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After Virtue

January 7, 2015

A Disquieting Suggestion

“Imagine that the natural sciences were to suffer the effects of a catastrophe. A series of environmental disasters are blamed by the general public on the scientists. Widespread riots occur, laboratories are burnt down, physicists are lynched, books and instruments are destroyed. Finally a Know-Nothing political movement takes power and successfully abolishes science teaching in schools and universities, imprisoning and executing the remaining scientists. Later still there is a reaction against this destructive movement and enlightened people seek to revive science, although they have largely forgotten what it was. But all that they possess are fragments: a knowledge of experiments detached from any knowledge of the theoretical context which gave them significance; pans of theories unrelated either to the other bits and pieces of theory which they possess or to experiment; instruments whose use has been forgotten; half-chapters from books, single pages from articles, not always fully legible because torn and charred.

Nonetheless all these fragments are re-embodied in a set of practices which go under the revived names of physics, chemistry and biology. Adults argue with each other about the respective merits of relativity theory, evolutionary theory and phlogiston theory, although they possess only a very partial knowledge of each. Children learn by heart the surviving portions of the periodic table and recite as incantations some of the theorems of Euclid. Nobody, or almost nobody, realizes that what they are doing is not natural science in any proper sense at all. For everything that they do and say conforms to certain canons of consistency and coherence and those contexts which would be needed to make sense of what they are doing have been lost, perhaps irretrievably.

In such a culture men would use expressions such as ‘neutrino’, ‘mass’, ‘specific gravity’, ‘atomic weight’ in systematic and often interrelated ways which would resemble in lesser or greater degrees the ways in which such expressions had been used in earlier times before scientific knowledge had been so largely lost. But many of the beliefs presupposed by the use of these expressions would have been lost and there would appear to be an element of arbitrariness and even of choice in their application which would appear very surprising to us. What would appear to be rival and competing premises for which no further argument could be given would abound. Subjectivist theories of science would appear and would be criticized by those who held that the notion of truth embodied in what they took to be science was incompatible with subjectivism.

This imaginary possible world is very like one that some science fiction writers have constructed. We may describe it as a world in which the language of natural science, or parts of it at least, continues to be used but is in a grave state of disorder. We may notice that if in this imaginary world analytical philosophy were to flourish, it would never reveal the fact of this disorder. For the techniques of analytical philosophy are essentially descriptive and descriptive of the language of the present at that. The analytical philosopher would be able to elucidate the conceptual structures of what was taken to be scientific thinking and discourse in the imaginary world in precisely the way that he elucidates the conceptual structures of natural science as it is.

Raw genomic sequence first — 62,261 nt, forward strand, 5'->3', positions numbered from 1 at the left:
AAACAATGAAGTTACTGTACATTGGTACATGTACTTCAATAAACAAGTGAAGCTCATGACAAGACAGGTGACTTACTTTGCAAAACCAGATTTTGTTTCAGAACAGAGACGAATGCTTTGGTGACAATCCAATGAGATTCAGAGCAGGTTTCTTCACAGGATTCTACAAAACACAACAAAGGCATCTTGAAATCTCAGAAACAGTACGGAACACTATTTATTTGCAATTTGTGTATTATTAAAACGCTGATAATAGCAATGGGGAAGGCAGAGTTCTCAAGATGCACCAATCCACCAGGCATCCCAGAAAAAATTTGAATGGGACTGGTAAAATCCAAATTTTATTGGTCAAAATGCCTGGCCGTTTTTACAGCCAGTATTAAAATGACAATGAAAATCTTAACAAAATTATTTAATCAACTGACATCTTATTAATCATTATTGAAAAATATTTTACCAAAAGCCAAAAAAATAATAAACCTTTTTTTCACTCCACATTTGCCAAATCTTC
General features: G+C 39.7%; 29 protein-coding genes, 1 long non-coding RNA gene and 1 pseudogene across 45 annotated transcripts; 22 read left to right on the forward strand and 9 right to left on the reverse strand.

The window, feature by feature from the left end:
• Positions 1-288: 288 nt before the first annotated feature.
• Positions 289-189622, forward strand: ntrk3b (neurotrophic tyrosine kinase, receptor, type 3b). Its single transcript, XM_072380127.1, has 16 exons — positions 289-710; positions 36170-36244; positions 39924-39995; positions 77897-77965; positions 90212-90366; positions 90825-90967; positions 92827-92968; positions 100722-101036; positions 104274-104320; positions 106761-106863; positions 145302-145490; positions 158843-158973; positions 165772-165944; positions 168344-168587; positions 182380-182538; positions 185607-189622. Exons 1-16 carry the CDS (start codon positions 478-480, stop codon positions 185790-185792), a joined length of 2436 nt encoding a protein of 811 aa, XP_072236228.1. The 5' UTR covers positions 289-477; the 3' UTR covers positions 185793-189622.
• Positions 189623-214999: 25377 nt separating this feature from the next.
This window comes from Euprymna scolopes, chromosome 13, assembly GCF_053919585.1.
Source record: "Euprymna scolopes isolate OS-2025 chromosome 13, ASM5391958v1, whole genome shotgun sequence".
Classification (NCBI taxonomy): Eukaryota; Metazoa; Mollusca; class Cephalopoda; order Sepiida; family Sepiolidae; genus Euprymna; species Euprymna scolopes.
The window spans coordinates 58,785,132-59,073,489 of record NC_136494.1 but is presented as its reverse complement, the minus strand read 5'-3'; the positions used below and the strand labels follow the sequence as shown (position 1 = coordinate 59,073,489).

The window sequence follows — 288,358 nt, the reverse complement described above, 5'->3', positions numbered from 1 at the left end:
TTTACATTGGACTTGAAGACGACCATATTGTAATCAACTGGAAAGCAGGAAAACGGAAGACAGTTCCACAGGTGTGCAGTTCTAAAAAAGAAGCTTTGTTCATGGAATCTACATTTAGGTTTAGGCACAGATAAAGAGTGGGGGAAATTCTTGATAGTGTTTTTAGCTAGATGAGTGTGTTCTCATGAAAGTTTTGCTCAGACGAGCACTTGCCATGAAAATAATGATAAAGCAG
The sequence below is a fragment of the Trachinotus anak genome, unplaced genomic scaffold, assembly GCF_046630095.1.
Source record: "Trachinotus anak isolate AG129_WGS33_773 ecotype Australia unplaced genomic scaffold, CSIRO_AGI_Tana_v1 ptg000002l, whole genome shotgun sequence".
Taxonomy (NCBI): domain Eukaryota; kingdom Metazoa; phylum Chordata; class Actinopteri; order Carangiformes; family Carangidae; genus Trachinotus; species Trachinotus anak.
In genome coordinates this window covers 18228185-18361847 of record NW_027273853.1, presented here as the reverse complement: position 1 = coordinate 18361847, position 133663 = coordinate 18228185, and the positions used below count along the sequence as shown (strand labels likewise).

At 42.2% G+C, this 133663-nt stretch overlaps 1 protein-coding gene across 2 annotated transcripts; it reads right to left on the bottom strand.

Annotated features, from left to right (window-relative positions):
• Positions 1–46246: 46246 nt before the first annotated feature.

Nor again would phenomenology or existentialism be able to discern anything wrong. All the structures of intentionality would be what they are now. The task of supplying an epistemological basis for these false simulacra of natural science would not differ in phenomenological terms from the task as it is presently envisaged…

What is the point of constructing this imaginary world inhabited by fictitious pseudo-scientists and real, genuine philosophy? The hypothesis which I wish to advance is that in the actual world which we inhabit the language of morality is in the same state of grave disorder as the language of natural science in the imaginary world which I described. What we possess, if this view is true, are the fragments of a conceptual scheme, parts which now lack those contexts from which their significance derived. We possess indeed simulacra of morality, we continue to use many of the key expressions. But we have-very largely, if not entirely-lost our comprehension, both theoretical and practical, or morality.

But how could this be so? The impulse to reject the whole suggestion out of hand will certainly be very strong. Our capacity to use moral language, to be guided by moral reasoning, to define our transactions with others in moral terms is so central to our view of ourselves that even to envisage the possibility of our radical incapacity in these respects is to ask for a shift in our view of what we are and do which is going to be difficult to achieve. But we do already know two things about the hypothesis which are initially important for us if we are to achieve such a shift in viewpoint. One is that philosophical analysis will not help us. In the real world the dominant philosophies of the present, analytical or phenomenological, will be as powerless to detect the disorders of moral thought and practice as they were impotent before the disorders of science in the imaginary world. Yet the powerlessness of this kind of philosophy does not leave us quite resourceless. For a prerequisite for understanding the present disordered state of the imaginary world was to understand its history, a history that had to be written in three distinct stages. The first stage was that in which the natural sciences flourished, the second that in which they suffered catastrophe and the third that in which they were restored but in damaged and disordered form. Notice that this history, being one of decline and fall, is informed by standards…”